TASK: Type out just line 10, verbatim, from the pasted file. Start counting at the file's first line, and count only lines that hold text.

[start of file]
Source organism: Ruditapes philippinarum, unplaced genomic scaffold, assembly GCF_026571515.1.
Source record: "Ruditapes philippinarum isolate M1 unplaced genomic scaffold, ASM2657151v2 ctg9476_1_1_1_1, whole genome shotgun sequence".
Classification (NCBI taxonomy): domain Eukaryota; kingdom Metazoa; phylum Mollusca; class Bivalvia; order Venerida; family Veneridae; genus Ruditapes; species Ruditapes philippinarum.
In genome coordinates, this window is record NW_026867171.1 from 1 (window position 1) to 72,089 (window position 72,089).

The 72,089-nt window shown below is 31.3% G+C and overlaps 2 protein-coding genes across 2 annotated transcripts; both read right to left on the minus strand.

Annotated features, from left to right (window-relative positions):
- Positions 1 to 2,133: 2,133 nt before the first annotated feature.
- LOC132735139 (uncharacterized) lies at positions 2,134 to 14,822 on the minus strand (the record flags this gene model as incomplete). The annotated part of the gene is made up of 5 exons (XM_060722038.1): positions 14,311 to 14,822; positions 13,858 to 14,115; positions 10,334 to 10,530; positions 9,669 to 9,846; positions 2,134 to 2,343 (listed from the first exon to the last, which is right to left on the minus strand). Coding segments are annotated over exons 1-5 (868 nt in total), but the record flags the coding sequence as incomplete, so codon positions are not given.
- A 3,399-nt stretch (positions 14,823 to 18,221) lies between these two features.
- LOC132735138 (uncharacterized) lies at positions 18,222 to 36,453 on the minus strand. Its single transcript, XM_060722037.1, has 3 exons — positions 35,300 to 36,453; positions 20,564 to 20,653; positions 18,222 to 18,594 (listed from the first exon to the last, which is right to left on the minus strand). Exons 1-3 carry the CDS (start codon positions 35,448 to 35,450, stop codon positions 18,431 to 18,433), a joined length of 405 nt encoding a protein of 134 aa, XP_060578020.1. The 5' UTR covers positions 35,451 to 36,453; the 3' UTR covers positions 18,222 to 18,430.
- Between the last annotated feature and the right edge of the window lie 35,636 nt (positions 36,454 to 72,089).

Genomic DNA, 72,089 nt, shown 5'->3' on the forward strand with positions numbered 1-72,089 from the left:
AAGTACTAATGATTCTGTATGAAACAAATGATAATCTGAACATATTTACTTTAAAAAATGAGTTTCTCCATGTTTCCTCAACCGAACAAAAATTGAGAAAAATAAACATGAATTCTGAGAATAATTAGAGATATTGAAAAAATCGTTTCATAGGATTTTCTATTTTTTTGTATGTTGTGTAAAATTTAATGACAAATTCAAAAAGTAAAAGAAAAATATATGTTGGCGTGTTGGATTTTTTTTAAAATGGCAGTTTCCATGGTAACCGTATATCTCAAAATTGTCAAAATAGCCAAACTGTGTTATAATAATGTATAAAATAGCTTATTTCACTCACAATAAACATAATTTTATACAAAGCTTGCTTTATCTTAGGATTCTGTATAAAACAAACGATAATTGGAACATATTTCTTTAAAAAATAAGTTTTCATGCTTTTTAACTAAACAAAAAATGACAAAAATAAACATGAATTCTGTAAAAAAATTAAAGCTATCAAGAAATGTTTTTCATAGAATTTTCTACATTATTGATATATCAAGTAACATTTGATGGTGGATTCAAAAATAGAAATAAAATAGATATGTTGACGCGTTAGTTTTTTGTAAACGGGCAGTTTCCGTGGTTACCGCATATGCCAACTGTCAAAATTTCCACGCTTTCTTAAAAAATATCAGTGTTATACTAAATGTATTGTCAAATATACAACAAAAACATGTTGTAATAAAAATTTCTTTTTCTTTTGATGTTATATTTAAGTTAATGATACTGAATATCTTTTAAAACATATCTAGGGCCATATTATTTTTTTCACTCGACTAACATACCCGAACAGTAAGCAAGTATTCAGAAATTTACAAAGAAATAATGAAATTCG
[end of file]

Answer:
- LOC132735138 (uncharacterized) lies at positions 18,222 to 36,453 on the minus strand. Its single transcript, XM_060722037.1, has 3 exons — positions 35,300 to 36,453; positions 20,564 to 20,653; positions 18,222 to 18,594 (listed from the first exon to the last, which is right to left on the minus strand). Exons 1-3 carry the CDS (start codon positions 35,448 to 35,450, stop codon positions 18,431 to 18,433), a joined length of 405 nt encoding a protein of 134 aa, XP_060578020.1. The 5' UTR covers positions 35,451 to 36,453; the 3' UTR covers positions 18,222 to 18,430.